First edition of the LOUGHBOROUGH HERALD, later to be absorbed into the LOUGHBOROUGH MONITOR.

One of the last thatched timber frame houses in the centre of town is demolished. This was on the corner of FENNEL STREET and CHURCH GATE, on the site of what is now THE LEFT LEGGED PINEAPPLE.

1881:
“GREAT PAUL” is cast by TAYLOR’S BELL FOUNDRY for ST PAUL’S CATHEDRAL.

LOUGHBOROUGH AND DISTRICT BOATING CLUB is founded.

The population of LOUGHBOROUGH is 14,803.

1883:
The FALCON ENGINEERING AND CAR WORKS opens.

The CHARNWOOD FOREST RAILWAY opens out of DERBY ROAD STATION.

1884:
Drought hits LOUGHBOROUGH and NANPANTAN RESERVOIR dries up. An emergency water supply has to be obtained via filter beds in BURLEIGH BROOK. It is six weeks before a snow fall and rapid thaw eases the situation.

1885:
Death of ARCHDEACON HENRY FEARON.

The FREE LIBRARY opens on the corner of GREENCLOSE LANE.

1887:
A voluntary soup kitchen is established to help the poor and unemployed. This is to last until the outbreak of the First World War.

The town’s first steam fire engine is purchased after the destruction of the Nottingham manufacturing Company in a fire.

CLEMERSONS expands into larger premises, making it the first Department Store in LOUGHBOROUGH. They were also the first to use electric lighting, provided by their own generator.

1888:
LOUGHBOROUGH IS INCORPORATED AS THE BOROUGH OF LOUGHBOROUGH. The first Mayor of the new Borough is ALDERMAN JOSEPH GRIGGS.

1889:
BRUSH ENGINEERING opens at the FALCON WORKS.

The Mayor and Burgesses of LOUGHBOROUGH buy the TOWN HALL for the town at a cost of £5,000 – £3,812 LESS than it cost to build!.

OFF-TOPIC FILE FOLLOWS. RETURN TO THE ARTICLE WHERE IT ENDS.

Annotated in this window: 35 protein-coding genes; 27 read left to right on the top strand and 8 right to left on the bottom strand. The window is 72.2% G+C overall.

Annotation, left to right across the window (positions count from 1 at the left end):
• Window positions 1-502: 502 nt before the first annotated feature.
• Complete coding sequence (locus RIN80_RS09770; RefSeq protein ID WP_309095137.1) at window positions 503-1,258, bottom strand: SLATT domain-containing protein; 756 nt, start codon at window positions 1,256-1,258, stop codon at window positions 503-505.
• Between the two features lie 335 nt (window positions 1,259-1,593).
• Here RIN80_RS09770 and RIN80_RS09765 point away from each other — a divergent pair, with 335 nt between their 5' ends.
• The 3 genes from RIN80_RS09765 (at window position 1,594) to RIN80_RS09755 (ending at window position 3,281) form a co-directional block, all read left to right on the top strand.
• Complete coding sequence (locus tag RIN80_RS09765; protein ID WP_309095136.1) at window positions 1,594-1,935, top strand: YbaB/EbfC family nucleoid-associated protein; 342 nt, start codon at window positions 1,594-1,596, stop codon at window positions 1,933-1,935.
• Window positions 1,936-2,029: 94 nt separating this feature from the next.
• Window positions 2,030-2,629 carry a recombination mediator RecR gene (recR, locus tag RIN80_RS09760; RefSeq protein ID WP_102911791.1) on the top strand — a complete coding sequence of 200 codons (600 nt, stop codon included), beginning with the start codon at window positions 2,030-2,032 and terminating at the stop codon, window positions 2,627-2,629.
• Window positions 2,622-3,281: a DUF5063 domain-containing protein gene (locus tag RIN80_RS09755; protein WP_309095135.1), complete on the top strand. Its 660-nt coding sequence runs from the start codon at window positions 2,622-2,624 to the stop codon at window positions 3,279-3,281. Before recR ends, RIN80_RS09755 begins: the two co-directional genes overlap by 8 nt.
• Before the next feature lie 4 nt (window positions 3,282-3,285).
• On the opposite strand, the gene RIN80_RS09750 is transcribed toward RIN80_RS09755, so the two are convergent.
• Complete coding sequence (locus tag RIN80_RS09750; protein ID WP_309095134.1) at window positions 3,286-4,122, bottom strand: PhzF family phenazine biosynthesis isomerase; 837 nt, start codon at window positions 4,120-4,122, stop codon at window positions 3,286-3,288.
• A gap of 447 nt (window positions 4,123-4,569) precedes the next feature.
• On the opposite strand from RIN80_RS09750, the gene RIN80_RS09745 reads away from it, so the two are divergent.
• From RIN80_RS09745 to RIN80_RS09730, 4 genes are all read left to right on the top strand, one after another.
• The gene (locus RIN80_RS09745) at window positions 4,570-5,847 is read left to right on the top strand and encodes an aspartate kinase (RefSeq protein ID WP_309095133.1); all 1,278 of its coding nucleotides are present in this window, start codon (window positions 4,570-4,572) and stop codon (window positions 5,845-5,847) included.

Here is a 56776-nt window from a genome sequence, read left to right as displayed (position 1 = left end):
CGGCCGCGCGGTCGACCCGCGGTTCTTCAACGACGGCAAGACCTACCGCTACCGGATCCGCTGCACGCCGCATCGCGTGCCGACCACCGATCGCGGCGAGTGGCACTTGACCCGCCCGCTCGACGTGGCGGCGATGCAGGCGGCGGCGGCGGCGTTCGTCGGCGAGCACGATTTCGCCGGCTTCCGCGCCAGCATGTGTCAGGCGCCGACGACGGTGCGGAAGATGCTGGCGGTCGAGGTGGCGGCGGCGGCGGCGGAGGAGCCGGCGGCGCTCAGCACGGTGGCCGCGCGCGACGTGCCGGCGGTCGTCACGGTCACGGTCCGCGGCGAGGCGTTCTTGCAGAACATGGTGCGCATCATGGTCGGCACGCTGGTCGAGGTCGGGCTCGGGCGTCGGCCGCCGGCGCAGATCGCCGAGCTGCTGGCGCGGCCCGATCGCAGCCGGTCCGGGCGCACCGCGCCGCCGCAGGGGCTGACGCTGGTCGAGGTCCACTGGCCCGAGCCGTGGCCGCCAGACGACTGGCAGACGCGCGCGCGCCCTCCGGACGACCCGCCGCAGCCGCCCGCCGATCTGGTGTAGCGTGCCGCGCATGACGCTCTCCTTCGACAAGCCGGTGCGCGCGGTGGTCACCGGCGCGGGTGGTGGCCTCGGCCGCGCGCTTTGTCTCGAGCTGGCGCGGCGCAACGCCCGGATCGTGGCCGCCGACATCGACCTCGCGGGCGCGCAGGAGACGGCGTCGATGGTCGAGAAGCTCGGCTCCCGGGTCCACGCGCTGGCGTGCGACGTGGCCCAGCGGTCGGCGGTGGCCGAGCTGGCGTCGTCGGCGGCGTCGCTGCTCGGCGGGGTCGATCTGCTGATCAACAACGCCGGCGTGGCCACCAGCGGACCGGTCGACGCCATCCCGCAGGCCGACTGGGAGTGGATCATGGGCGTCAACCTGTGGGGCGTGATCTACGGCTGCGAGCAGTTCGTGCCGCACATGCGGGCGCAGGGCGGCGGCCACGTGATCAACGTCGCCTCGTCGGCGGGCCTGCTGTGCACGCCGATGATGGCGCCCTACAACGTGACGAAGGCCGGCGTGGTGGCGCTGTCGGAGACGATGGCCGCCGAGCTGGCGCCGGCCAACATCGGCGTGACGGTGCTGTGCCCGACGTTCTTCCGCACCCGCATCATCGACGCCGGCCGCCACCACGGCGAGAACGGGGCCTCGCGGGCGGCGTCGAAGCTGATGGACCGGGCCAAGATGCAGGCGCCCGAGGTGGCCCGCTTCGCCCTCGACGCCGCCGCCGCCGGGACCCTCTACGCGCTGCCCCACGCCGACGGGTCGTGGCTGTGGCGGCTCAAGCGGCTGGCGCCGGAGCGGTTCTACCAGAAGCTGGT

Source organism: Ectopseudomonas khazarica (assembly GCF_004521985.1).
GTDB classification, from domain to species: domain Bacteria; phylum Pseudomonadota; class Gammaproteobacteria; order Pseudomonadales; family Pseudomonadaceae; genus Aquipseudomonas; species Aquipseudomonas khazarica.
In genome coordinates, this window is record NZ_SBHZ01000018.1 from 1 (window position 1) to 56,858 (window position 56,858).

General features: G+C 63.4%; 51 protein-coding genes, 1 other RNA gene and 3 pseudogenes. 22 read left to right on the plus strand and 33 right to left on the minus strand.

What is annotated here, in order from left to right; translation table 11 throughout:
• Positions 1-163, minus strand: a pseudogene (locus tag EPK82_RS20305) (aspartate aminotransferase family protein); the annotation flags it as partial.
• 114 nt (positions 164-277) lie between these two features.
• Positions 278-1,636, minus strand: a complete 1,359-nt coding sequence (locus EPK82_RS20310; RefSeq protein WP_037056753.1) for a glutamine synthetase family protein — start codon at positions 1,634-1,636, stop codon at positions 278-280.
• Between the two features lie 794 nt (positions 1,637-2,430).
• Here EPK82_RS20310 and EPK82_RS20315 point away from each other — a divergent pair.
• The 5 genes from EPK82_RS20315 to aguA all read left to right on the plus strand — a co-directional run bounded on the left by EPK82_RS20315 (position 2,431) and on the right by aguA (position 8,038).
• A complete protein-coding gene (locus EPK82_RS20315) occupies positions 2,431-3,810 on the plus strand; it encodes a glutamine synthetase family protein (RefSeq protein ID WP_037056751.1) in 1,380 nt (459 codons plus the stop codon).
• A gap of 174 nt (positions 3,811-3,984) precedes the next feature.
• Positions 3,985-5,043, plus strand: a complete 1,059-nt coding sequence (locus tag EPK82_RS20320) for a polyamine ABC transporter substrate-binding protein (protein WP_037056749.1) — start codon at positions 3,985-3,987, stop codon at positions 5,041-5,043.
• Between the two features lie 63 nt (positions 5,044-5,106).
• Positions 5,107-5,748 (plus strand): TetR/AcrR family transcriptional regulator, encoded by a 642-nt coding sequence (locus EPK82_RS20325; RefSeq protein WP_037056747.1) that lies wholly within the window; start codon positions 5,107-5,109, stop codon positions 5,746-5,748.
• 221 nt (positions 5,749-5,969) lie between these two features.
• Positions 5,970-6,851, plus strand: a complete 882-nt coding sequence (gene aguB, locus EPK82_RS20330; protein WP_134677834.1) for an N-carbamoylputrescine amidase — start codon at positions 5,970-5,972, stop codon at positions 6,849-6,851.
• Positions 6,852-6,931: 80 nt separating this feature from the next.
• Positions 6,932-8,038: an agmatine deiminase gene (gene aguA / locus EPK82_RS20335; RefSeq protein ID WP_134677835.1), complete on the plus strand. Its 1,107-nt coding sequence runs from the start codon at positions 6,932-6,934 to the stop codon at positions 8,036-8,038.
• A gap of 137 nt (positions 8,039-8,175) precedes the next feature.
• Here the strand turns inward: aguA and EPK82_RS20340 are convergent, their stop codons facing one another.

ST PETER’S CHURCH opens in STORER ROAD.

The PHILHARMONIC HALL opens on SOUTHFIELDS ROAD.

1890:
CHURCH GATE becomes the first road in LOUGHBOROUGH to be surfaced with tarmac.

Floods badly disrupt train services on the MIDLAND LINE.

1891:
The first edition of the LOUGHBOROUGH ECHO is published as a “free sheet”.

The LOWE family take over the “GREAT HOUSE” for their antique business.

The population of LOUGHBOROUGH is 18,196.

1892:
2,000 people are now employed at CARTWRIGHT AND WARNER’s Hosiery Mill on NOTTINGHAM ROAD.

A bad fire breaks out at TAYLORS BELL FOUNDRY.

1893:
The MIDDLETON BANK building on Market Place is demolished.

1894:
LOUGHBOROUGH GIRLS GRAMMAR SCHOOL is renamed LOUGHBOROUGH HIGH SCHOOL.

LOUGHBOROUGH TOWN FOOTBALL CLUB defeats ASTON VILLA 2-1 in the Birmingham Cup in front of a crowd of 6,000. Unfortunately they went on to lose 6-1 to WEST BROMWICH ALBION in the semi-final!

The QUORN HUNT meets in the MARKET PLACE for the first time.

1895:
The generation of electricity begins in Empress Road.

1896:
The CATTLE MARKET is built in GRANBY STREET.

The NEW THEATRE on ASHBY ROAD opens with “JACK OF HEARTS”

1897:Queen Victoria’s Diamond Jubilee

1898:
An Act is passed for the construction of BLACKBROOK RESERVOIR.

ALDERMAN GRIGGS donates the GRANBY STREET SWIMMING BATHS to the town as part of QUEEN VICTORIA’s DIAMOND JUBILEE celebrations.

1899:
The GREAT CENTRAL RAILWAY opens.

The LOUGHBOROUGH CORPORATION ACT is passed, allowing the municipal (and compulsory) take-over of gas making and supply; electricity generating and supply and the building of a tramway. Control of the GAS COMPANY costs them £102,154.

QUEEN’S PARK opens on Granby Street.

1900:
HERBERT MORRIS AND BESTERT LTD move to LOUGHBOROUGH from LONDON.

The construction of the BLACKBROOK RESERVOIR begins.
The population of LOUGHBOROUGH is 21,508.

1901:
QUEEN VICTORIA DIES AND EDWARD VII BECOMES KING